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How will Brazil's energy privatization law affect climate change?

by Fabio Teixeira | @ffctt | Thomson Reuters Foundation
Tuesday, 13 July 2021 12:31 GMT

ARCHIVE PHOTO: Power lines connecting pylons of high-tension electricity are seen in Brasilia, Brazil August 31, 2017. REUTERS/Ueslei Marcelino

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With Eletrobras' sale, Brazil will raise billions in cash - but the deal raises concerns for workers, indigenous communities and the climate

By Fabio Teixeira

RIO DE JANEIRO, July 13 (Thomson Reuters Foundation) - Brazil's President Jair Bolsonaro has signed into law a bill to privatize Latin America's biggest power utility company, known informally as Eletrobras.

The government expects to raise R$25 billion ($4.8 billion) from selling its shares, and hopes the sale will lead to lower energy prices in Brazil as well as new investment in power generation.

But the law will lead to the construction of new natural-gas power plants in Brazil, and it backs a new power line over indigenous land - provisions that have sparked climate change and land rights concerns.

The sale also worries labor groups because it might lead to a loss of jobs at Eletrobras, a company that directly employs about 13,000 people.

What would be the impact of the new natural gas plants?

The bill requires Centrais Eletricas Brasileiras SA - better known as Eletrobras - to buy energy from natural gas powerplants in the north, midwest, northeast and southeast of Brazil.

This will require building new powerplants, experts say. Under the law, they would start supplying electricity by 2026, for at least 15 years.

The Institute of Energy and Environment (IEMA), a Brazilian non-profit, estimates this would boost carbon emissions by Brazil's energy industry by at least 25%.

The industry already was responsible for 19% of all Brazil's climate-changing emissions in 2019, IEMA said.

The new natural gas plants would further shift Brazil - long dependent on renewable energy - towards fossil fuel power.

About 48% of Brazil's electricity currently comes from renewables, such as wind and hydro - but a slight majority is now non-renewable, including from natural gas plants, government data shows.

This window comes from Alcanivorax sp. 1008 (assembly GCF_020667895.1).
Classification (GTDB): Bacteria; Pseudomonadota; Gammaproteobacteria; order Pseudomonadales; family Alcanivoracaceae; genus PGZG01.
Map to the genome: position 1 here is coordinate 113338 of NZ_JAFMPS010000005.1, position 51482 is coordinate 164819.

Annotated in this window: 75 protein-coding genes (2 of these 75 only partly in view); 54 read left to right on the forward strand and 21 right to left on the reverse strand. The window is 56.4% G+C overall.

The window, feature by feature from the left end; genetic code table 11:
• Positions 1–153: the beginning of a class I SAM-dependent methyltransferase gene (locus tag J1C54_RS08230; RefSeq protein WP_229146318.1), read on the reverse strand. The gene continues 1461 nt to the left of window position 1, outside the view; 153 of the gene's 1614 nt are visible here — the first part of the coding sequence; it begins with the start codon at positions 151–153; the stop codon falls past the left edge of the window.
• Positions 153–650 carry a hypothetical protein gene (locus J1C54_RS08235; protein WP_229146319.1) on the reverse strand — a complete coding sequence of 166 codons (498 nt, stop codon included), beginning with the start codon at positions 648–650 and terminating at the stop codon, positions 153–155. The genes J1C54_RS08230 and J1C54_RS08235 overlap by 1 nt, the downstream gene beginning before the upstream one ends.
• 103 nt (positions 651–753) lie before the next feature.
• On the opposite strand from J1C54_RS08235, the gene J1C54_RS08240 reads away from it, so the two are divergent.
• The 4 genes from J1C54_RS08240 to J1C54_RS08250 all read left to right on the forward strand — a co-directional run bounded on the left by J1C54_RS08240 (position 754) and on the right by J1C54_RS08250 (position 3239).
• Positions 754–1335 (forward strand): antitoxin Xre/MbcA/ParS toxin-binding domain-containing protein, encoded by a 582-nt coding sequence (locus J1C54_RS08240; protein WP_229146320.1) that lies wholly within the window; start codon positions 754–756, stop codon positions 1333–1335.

"If you're worried about global warming, thermal power is the wrong way to go," said Jose Goldemberg, a former member of Eletrobras' board and the former head of Sao Paulo's energy company Eletropaulo.

He said the law reverses decades of energy planning in Brazil, and that the placement of the new plants is "irrational."

The law states the new powerplants must supply areas where gas supply lines and other infrastructure for them do not yet exist, in order to drive development in those areas.

But this will make an already expensive form of electricity generation even more so, said IEMA.

"You are choosing to insert more expensive energy into the system as a priority, (which means) in some cases the cheaper (renewable) ones will not be used," said Ricardo Baitelo, project coordinator at IEMA.

What does it mean for indigenous people?

The law backs construction of the Tucurui powerline, which would connect the Amazon state of Roraima to the rest of the country's grid, making it less dependent on fossil fuel to generate power.

The Tucurui line would likely reduce Roraima's emissions - but it would also run through land owned by the Waimiri Atroari, an indigenous community.

The law's support for the powerline means the Atroari will likely get little say on whether construction goes ahead or not, experts said.

"They fear this power line is the start of exploitation of their lands," said Ciro Campos, from Instituto Sociombiental, a non-profit that assists indigenous people in Brazil.

The Atroari are not necessarily against the Tucurui line - but the government now needs to start a dialogue with them and address their concerns, said Roberto Kishinami, energy coordinator at the Rio-based Institute Climate and Society.

If work starts without their go-ahead, the project could end up in the courts, he said, which would "complicate even further the construction of the new powerline".

How might the law impact power workers?

Between 2016 and 2020, Eletrobras cut its payroll from about 24,500 to 13,800 employees, according to a study by the Inter-union Department of Statistics and Socio-Economic Studies (DIEESE), a union body that works on labor statistics and research.

That trend is expected to continue when Eletrobras is privatized, said Nelson Karam, DIEESE's Just Transition project coordinator. In the long run Karam expects new hires will have lower pay than public-sector employees did.

"Historically, these jobs at Eletrobras have ... an average pay that is above what is practiced in the private sector," said Karam. "It's all but certain that this standard will not continue."

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(Reporting by Fabio Teixeira @ffctt; Editing by Laurie Goering. Please credit the Thomson Reuters Foundation, the charitable arm of Thomson Reuters, that covers the lives of people around the world who struggle to live freely or fairly. Visit http://news.trust.org)